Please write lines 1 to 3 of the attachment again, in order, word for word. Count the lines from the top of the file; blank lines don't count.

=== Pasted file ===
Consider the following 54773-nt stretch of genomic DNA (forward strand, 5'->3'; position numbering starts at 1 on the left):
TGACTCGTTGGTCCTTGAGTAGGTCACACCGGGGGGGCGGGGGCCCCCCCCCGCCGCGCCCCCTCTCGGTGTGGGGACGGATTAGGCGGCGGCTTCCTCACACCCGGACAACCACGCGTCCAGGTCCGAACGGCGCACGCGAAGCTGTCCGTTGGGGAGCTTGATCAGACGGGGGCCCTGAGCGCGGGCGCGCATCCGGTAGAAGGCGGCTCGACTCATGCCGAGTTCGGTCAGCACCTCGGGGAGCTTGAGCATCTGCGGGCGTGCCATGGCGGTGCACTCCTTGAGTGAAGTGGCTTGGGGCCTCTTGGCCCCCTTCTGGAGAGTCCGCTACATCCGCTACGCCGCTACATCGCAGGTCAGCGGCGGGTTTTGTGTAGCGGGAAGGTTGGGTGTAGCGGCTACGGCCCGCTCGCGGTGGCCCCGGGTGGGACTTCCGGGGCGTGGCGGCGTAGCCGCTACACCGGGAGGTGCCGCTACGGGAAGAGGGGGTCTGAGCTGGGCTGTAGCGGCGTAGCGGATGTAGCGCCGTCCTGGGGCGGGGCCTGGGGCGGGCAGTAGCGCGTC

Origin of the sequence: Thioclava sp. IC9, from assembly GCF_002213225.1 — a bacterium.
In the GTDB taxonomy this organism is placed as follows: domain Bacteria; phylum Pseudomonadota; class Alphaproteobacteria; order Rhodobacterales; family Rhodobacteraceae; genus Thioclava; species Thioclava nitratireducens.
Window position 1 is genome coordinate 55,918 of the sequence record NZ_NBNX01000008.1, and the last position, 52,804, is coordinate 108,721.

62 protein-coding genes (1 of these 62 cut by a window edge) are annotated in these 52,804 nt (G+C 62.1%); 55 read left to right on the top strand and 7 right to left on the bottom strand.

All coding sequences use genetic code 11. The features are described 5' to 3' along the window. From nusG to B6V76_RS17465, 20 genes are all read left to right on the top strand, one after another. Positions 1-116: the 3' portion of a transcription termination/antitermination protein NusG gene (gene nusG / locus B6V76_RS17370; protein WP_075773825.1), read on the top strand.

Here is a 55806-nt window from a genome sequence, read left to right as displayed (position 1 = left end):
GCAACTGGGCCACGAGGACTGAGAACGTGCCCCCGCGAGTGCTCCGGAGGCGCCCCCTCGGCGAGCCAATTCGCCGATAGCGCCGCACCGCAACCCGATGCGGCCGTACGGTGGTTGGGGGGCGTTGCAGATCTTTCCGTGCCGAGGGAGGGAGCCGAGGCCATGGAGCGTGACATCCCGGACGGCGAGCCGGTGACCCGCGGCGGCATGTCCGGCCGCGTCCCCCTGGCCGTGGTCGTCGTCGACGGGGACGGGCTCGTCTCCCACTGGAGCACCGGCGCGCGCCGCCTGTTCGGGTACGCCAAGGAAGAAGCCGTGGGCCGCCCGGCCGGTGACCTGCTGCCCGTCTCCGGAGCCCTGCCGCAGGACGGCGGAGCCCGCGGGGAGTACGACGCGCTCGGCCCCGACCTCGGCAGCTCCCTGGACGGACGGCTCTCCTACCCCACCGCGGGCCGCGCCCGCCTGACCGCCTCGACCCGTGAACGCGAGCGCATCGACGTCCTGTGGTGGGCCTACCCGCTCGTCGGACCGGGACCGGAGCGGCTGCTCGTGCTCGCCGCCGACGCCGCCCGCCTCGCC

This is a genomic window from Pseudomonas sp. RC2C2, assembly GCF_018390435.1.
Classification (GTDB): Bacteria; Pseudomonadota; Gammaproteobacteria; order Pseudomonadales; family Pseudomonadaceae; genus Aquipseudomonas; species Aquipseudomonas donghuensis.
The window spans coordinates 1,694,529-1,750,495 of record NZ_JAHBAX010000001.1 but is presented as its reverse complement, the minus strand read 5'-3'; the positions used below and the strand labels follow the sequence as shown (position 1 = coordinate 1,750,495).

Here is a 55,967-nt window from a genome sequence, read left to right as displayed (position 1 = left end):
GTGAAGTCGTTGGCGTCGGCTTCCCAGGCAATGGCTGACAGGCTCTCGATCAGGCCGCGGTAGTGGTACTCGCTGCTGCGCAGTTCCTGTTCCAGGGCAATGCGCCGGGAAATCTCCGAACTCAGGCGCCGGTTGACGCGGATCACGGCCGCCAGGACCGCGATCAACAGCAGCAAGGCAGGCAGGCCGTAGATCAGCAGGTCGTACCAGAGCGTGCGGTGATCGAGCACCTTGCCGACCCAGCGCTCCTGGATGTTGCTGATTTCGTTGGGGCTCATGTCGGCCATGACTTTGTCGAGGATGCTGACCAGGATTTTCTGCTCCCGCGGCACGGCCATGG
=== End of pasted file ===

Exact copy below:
Consider the following 54773-nt stretch of genomic DNA (forward strand, 5'->3'; position numbering starts at 1 on the left):
TGACTCGTTGGTCCTTGAGTAGGTCACACCGGGGGGGCGGGGGCCCCCCCCCGCCGCGCCCCCTCTCGGTGTGGGGACGGATTAGGCGGCGGCTTCCTCACACCCGGACAACCACGCGTCCAGGTCCGAACGGCGCACGCGAAGCTGTCCGTTGGGGAGCTTGATCAGACGGGGGCCCTGAGCGCGGGCGCGCATCCGGTAGAAGGCGGCTCGACTCATGCCGAGTTCGGTCAGCACCTCGGGGAGCTTGAGCATCTGCGGGCGTGCCATGGCGGTGCACTCCTTGAGTGAAGTGGCTTGGGGCCTCTTGGCCCCCTTCTGGAGAGTCCGCTACATCCGCTACGCCGCTACATCGCAGGTCAGCGGCGGGTTTTGTGTAGCGGGAAGGTTGGGTGTAGCGGCTACGGCCCGCTCGCGGTGGCCCCGGGTGGGACTTCCGGGGCGTGGCGGCGTAGCCGCTACACCGGGAGGTGCCGCTACGGGAAGAGGGGGTCTGAGCTGGGCTGTAGCGGCGTAGCGGATGTAGCGCCGTCCTGGGGCGGGGCCTGGGGCGGGCAGTAGCGCGTC

Origin of the sequence: Thioclava sp. IC9, from assembly GCF_002213225.1 — a bacterium.